Founded in 1909, Hudson Motor Car Company was absorbed by Nash-Kelvinator to become American Motors Corporation (AMC) in 1954, marking the company’s entry into history. However, Hudson left behind a few noteworthy accomplishments despite having a very brief career in the automobile industry.
It was also the first automaker to use oil pressure and generator warning lights, and it was the first to feature dual brakes and a balanced crankshaft. The Twenty, Hudson’s debut vehicle, was also among the first affordable vehicles available in the US market.
But of course, Hudson is most famous for the Hornet. A sleek, streamlined full-size with a “step-down” design, the Hornet dominated NASCAR in the early 1950s and subsequently became a commercial success. While only available with an inline-six engine at the time, the first-generation Hornet is regarded as one of America’s proto-muscle cars alongside the 1949 Oldsmobile “Rocket” 88.
The Hornet, however, is not the only cool automobile that the now-defunct brand left behind. While not as iconic, the Super Six is an important piece of Hudson’s history. First introduced in 1916, it was one of America’s first high-performance cars, setting records at Daytona Beach and Pikes Peak.
The Super Six was canceled in 1928, but it was brought back for a short while in 1933 and then again in 1940. It was added to the then-new Commodore range in 1941. Thus, it also profited from Hudson’s 1948 introduction of the novel “step-down” chassis.
This Super Six isn’t one of those “step-down” vehicles. Constructed in 1947, it came off the manufacturing line just prior to the Commodore receiving its significant third-generation upgrade. However, a facelift by Schwartz Performance in 2023 makes this amazing 1940s design even better. Indeed, the gorgeous hot rod you’re staring at was once a rust heap.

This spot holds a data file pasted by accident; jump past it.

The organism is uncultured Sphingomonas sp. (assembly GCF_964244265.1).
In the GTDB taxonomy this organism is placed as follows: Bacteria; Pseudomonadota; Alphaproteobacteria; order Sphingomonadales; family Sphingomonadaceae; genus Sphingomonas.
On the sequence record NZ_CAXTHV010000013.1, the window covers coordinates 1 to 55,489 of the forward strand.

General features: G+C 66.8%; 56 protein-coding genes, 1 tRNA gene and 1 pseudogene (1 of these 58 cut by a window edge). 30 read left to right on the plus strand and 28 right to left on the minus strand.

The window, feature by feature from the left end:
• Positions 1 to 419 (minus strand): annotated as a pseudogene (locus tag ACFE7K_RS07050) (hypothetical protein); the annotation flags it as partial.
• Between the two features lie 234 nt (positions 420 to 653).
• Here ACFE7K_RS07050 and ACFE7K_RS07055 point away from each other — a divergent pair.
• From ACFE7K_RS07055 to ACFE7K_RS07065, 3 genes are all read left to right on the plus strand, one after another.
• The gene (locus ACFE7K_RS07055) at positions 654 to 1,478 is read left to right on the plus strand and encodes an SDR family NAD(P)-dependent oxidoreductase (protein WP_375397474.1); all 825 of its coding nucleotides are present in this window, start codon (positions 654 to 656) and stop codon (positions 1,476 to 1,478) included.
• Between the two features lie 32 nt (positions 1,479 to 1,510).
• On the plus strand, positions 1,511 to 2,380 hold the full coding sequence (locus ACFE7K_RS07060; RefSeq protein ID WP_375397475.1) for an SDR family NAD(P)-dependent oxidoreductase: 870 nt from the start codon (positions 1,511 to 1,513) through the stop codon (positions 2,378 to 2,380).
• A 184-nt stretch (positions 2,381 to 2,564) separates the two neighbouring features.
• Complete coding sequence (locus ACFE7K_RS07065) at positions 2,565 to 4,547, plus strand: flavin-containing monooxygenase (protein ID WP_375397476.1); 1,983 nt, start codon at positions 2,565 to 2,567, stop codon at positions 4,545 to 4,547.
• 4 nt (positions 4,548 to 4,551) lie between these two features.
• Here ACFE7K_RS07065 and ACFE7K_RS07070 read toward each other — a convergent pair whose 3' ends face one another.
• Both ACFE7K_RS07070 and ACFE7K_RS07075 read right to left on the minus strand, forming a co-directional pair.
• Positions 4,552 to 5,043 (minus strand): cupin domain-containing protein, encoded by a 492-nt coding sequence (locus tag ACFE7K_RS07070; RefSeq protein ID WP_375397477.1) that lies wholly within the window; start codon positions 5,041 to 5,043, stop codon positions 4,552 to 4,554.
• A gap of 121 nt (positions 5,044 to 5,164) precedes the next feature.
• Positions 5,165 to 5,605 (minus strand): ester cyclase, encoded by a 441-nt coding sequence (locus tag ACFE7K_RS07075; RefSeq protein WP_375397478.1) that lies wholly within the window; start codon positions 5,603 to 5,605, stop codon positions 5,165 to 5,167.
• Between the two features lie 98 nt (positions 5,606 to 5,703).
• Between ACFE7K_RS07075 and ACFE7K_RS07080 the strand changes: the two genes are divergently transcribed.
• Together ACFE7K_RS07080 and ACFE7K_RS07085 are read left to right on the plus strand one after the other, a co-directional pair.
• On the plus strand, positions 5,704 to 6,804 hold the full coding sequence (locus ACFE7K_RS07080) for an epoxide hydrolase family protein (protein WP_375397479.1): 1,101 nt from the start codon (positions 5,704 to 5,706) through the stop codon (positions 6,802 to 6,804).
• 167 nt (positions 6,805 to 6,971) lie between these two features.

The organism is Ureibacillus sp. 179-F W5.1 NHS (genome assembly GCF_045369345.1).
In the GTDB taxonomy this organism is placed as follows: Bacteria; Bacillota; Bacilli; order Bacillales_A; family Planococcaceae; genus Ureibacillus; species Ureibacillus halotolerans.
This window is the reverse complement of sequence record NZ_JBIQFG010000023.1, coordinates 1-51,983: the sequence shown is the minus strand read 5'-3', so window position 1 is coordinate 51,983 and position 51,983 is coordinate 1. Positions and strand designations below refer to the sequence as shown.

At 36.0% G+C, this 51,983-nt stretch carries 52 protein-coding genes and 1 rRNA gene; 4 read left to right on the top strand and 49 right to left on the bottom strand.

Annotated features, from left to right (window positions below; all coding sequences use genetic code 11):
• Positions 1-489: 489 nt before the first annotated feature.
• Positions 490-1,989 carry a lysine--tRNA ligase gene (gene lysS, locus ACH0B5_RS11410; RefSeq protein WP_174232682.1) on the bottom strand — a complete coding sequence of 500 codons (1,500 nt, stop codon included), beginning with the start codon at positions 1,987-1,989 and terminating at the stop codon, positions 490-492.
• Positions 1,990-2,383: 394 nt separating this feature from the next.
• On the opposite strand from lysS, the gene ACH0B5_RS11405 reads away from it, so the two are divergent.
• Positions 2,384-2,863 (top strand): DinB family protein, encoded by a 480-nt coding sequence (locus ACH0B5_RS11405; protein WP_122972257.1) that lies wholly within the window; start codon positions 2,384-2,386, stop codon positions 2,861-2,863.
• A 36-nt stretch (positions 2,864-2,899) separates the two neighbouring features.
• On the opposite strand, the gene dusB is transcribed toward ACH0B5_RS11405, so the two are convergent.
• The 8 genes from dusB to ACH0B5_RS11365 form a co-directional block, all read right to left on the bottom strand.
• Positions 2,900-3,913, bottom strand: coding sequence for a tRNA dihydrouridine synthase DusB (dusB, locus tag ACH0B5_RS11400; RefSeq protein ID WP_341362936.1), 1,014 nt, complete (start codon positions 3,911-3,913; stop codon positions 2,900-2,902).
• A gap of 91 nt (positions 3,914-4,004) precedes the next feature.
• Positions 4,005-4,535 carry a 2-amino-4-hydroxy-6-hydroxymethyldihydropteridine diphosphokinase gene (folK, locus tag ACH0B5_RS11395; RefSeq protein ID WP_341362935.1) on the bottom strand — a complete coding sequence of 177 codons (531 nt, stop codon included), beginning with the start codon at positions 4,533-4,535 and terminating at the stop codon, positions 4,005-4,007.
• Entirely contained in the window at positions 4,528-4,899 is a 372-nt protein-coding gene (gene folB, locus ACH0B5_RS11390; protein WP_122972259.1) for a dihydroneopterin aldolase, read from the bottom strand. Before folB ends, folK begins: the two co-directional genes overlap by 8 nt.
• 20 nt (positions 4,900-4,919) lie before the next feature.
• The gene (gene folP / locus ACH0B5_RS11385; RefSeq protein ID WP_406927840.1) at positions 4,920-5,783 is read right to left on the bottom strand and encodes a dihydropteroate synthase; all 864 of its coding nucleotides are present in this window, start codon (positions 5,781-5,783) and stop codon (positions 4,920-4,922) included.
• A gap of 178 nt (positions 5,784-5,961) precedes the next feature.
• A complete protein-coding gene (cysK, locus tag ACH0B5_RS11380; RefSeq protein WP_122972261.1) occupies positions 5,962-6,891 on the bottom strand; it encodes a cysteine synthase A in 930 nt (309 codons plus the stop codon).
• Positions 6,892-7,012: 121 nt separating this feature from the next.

Like most Hudsons from the era, this Super Six was neglected for decades once the owner decided he didn’t want to drive it anymore. The story goes that the coupe was purchased from a guy who kept it for 20 years in his backyard, but based on the photos, this Hudson likely spent way more than that off the road. Fortunately enough, the Super Six was still in one piece when it emerged from the yard, and Schwartz Performance had a solid base to work with.
A ton of work later and the Super Six morphed into a unique and fabulous-looking hot rod. The kind that would look at home in a ZZ Top video with Billy Gibbons behind the steering wheel. And while it retains the shape of a 1947 Super Six, this Hudson is more about custom components than factory-correct specs.
It uses a custom chassis with a modern suspension system in addition to a modern powertrain and bespoke interior. The latter is a 392-cubic-inch (6.4-liter) Mopar Performance crate V8, rated at 102 horsepower, a significant upgrade over the car’s basic inline-six engine.
The current HEMI’s output is unknown, but Mopar claims that it can produce 485 horsepower and 475 pound-feet (644 Nm) of torque. This engine can produce considerably more with the correct upgrades. Nevertheless, 485 horsepower is sufficient to transform a 1940s Hudson into a completely functional sleeper.
Overall, this project does justice to a nameplate that’s often forgotten or overshadowed by other Detroit-made cars from the era. As a Hudson fan, I’m obviously biased here, but take a closer look at this Super Six and tell me you’re not hearing George Thorogood’s “Bad to the Bone” playing loud in your head.